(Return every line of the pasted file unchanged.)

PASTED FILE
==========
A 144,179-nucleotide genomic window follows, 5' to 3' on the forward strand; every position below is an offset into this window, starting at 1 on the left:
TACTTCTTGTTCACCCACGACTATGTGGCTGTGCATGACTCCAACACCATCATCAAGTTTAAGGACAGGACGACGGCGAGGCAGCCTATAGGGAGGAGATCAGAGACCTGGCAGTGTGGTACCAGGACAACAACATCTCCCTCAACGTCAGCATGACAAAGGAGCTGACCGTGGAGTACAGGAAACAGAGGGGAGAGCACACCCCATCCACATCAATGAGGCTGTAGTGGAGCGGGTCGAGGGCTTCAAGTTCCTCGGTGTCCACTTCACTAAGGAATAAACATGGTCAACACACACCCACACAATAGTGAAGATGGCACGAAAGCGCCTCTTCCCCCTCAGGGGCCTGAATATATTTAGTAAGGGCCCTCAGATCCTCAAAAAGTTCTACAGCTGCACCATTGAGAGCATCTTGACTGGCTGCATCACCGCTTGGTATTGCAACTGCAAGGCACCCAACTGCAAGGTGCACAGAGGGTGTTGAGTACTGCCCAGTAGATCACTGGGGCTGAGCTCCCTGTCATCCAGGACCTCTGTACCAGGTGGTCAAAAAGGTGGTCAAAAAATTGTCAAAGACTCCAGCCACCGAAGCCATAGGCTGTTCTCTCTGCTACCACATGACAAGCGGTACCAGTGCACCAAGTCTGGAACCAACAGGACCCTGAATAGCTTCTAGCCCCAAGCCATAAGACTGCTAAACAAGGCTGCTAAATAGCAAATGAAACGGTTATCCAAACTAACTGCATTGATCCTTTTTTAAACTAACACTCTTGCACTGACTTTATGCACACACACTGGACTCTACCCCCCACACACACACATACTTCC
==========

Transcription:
A 144,179-nucleotide genomic window follows, 5' to 3' on the forward strand; every position below is an offset into this window, starting at 1 on the left:
TACTTCTTGTTCACCCACGACTATGTGGCTGTGCATGACTCCAACACCATCATCAAGTTTAAGGACAGGACGACGGCGAGGCAGCCTATAGGGAGGAGATCAGAGACCTGGCAGTGTGGTACCAGGACAACAACATCTCCCTCAACGTCAGCATGACAAAGGAGCTGACCGTGGAGTACAGGAAACAGAGGGGAGAGCACACCCCATCCACATCAATGAGGCTGTAGTGGAGCGGGTCGAGGGCTTCAAGTTCCTCGGTGTCCACTTCACTAAGGAATAAACATGGTCAACACACACCCACACAATAGTGAAGATGGCACGAAAGCGCCTCTTCCCCCTCAGGGGCCTGAATATATTTAGTAAGGGCCCTCAGATCCTCAAAAAGTTCTACAGCTGCACCATTGAGAGCATCTTGACTGGCTGCATCACCGCTTGGTATTGCAACTGCAAGGCACCCAACTGCAAGGTGCACAGAGGGTGTTGAGTACTGCCCAGTAGATCACTGGGGCTGAGCTCCCTGTCATCCAGGACCTCTGTACCAGGTGGTCAAAAAGGTGGTCAAAAAATTGTCAAAGACTCCAGCCACCGAAGCCATAGGCTGTTCTCTCTGCTACCACATGACAAGCGGTACCAGTGCACCAAGTCTGGAACCAACAGGACCCTGAATAGCTTCTAGCCCCAAGCCATAAGACTGCTAAACAAGGCTGCTAAATAGCAAATGAAACGGTTATCCAAACTAACTGCATTGATCCTTTTTTAAACTAACACTCTTGCACTGACTTTATGCACACACACTGGACTCTACCCCCCACACACACACATACTTCC